“The Boone Police Department has encouraged that within me,” Burlingame said. “We come into this world, first we learn and then we teach. I’m excited to be able to share my knowledge and experience with the individuals that I work with.”
Burlingame started her law enforcement career in 1998 in Winston-Salem where there were generally women officers on every detective squad, but they were still out-populated by the men, she said. She moved to the Banner Elk Police Department in 2011 as the only woman at the agency; she began with Boone Police in 2015. Burlingame had wanted to be a police officer since she was a kid, as she said she has always felt like a natural peacemaker and wanted to help people.
“Maybe some day some kid will look up and see all of our female officers and acknowledge out loud, ‘I can do that; I can do anything,’” Burlingame said.
The Beech Mountain Police Department was established in 1981, and has had six total women who were sworn officers, according to BMPD Capt. Renee Carpenter. Carpenter is the only woman serving the department currently, and said she believes she’s the first woman to have held a rank above a patrol officer at the agency, as she was promoted to captain in 2017.
Carpenter started as a dispatcher in 1992, and then decided to go to basic law enforcement training. She entered the department as a sworn police officer in 1999. She said women have to pass the same tests and perform the same physical tasks as men. Some have made snide remarks to Carpenter about being a woman in policing, she said.
“I remember this one particular time that someone walked right up to me and said, ‘They let you be a police officer?’ This was someone who had been in trouble with the law,” Carpenter said. “I’ve gone to people’s houses to answer a call; I open the door and I’ve had people say ‘Why did they send you?’ They think they sent the wrong person to do the job, and each and every time that’s ever happened to me I’ve proved them wrong.”
The ARHS Police Department has had two women serving as officers for the past 16 years, according to ARHS Police Chief Shawn Peele. Prior to that, Peele said the first woman who worked as a sworn officer for Watauga Medical Center was hired in 1995 and worked until 1997. The two current women officers hold the rank of sergeant, are both certified field training officers and one is also a certified drug diversion investigator with 32 years in law enforcement.
The Watauga County Sheriff’s Office has 52 total sworn officers — five of which are women. Prior to these five women, there have been three others who have served the sheriff’s office since its inception, according to WCSO Capt. Carolynn Johnson.
Additionally, the Watauga County Detention Center has 28 corrections officers (12 are women), Avery has 23 (eight are women) and Ashe has 27 corrections officers (12 are women).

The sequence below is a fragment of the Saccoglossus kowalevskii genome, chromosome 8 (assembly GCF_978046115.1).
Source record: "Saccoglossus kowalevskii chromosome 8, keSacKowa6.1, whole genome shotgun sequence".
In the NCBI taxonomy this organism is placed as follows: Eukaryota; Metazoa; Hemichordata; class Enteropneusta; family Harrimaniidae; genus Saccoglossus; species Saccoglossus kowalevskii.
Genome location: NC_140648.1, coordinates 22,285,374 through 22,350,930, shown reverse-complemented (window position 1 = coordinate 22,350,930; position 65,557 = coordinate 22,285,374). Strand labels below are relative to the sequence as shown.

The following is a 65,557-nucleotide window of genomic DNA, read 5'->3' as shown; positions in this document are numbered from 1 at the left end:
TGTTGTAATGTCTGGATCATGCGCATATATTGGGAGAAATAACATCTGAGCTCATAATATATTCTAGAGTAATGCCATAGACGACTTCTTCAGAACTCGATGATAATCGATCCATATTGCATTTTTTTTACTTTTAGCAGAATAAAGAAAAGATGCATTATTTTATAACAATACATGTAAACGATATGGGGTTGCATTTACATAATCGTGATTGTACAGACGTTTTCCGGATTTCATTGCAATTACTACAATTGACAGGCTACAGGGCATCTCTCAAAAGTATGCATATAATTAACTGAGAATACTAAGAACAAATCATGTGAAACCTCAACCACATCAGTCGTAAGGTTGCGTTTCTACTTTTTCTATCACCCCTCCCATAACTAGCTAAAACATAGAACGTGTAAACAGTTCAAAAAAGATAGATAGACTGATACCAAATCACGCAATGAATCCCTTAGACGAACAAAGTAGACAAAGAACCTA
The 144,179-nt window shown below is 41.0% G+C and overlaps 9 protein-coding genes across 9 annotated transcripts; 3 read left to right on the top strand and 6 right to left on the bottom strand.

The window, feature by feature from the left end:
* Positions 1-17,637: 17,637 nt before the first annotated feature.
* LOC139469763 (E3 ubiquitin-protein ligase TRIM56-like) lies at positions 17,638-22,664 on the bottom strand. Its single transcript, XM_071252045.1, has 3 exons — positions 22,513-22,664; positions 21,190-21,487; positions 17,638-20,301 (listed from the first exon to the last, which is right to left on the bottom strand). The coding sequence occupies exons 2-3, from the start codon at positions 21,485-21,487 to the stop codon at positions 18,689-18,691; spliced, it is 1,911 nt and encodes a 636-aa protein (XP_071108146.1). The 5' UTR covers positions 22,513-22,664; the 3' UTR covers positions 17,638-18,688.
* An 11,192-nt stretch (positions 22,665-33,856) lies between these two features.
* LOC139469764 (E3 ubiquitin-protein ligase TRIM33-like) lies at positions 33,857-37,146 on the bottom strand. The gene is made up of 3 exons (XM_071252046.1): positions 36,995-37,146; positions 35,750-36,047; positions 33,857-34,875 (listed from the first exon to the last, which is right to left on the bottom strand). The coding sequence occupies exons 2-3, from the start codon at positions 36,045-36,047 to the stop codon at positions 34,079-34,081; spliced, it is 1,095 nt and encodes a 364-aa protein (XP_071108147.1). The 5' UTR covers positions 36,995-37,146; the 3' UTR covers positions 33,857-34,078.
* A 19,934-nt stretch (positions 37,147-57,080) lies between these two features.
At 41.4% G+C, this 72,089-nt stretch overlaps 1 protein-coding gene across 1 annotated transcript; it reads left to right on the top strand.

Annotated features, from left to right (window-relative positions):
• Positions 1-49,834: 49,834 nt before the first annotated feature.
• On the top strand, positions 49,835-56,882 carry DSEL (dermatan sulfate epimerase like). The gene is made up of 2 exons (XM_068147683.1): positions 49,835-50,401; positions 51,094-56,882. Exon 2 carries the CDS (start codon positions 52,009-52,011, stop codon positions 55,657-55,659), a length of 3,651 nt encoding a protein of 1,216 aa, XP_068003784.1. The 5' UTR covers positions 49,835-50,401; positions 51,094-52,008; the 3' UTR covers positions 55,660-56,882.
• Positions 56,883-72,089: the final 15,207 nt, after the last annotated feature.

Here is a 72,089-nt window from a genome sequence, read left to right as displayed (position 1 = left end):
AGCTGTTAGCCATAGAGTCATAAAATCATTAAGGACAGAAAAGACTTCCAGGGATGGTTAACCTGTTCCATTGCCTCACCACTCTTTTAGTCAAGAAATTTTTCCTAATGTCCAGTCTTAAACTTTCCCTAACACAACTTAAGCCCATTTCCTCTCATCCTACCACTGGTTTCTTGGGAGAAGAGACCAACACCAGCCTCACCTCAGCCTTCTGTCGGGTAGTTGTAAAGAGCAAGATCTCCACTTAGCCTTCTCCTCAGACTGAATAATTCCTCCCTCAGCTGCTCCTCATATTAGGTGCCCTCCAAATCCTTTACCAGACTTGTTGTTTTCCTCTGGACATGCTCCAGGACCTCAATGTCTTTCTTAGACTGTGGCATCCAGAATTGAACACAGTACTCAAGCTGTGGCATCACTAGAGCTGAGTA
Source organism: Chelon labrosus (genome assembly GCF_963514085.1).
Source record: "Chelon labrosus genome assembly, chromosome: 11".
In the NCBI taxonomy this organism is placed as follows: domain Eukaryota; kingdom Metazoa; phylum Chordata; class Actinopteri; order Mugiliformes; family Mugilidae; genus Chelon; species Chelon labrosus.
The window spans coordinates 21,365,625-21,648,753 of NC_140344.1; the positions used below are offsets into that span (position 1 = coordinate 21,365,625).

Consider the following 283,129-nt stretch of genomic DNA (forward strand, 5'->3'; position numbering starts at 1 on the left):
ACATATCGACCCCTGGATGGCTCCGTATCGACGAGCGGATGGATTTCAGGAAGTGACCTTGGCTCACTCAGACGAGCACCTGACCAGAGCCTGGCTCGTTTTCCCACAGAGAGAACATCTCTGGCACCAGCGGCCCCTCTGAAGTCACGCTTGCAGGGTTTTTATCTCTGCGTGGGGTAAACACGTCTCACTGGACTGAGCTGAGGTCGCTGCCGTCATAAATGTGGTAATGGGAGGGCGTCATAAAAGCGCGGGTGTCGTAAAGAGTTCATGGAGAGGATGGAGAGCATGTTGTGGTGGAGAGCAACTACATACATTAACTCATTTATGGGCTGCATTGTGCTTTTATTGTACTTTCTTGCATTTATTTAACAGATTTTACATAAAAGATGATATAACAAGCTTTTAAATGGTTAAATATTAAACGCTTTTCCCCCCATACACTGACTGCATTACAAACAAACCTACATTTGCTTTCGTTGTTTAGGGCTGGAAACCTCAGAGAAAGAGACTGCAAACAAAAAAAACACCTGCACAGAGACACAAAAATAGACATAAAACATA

With an overall staff of 70 sworn officers, the Appalachian State University Police Department has 21 women on the force, according to Bausch. Since App State Police was first established in the early 1970s, the department has employed 31 women officers (including the current 21). Bausch added that under the leadership of Chancellor Sheri Everts and Police Chief Andy Stephenson, female representation has increased from 9 percent to 28 percent in the last three years.
The university is currently training 23 women to be police officers through the Appalachian Police Development Program.
Bausch added that the first and second Appalachian Police Academies trained eight female recruits in total, with seven of them becoming police officers with ASPD; the other became a police officer with Boone Police Department.
The third Appalachian Police Academy held this summer trained 11 female recruits, nine of whom became officers with the department, one who became a deputy with WCSO and one who became an officer with the Boone Police.
The current class enrolled in the academy includes 23 women who will enter the Appalachian Police Academy as recruits in summer 2021, according to Bausch.
“Bringing together different ways of thinking and new perspectives is how innovation is born, and this is how we stay nimble and responsive to our community’s needs,” Bausch said.
The Blowing Rock Police Department currently has 13 full-time sworn positions and four reserve/part-time positions — none are women. The department was having difficulty recruiting officers in general, and BRPD Lt. Darin Church said the department had three open positions; he said the department was soon interviewing a female recruit. BRPD has had five sworn officers who were women since the department was established in 1889.
Seven Devils Police Department Chief Johnathan Harris said his department doesn’t currently have any women officers. He wasn’t sure of the history of women in his department, but said he thinks there have been at least four officers who were women since the late 1990s. The department is currently staffed with five full-time officers and seven part-time/reserve officers.
Luke Barber and Ian Taylor contributed reporting to this article.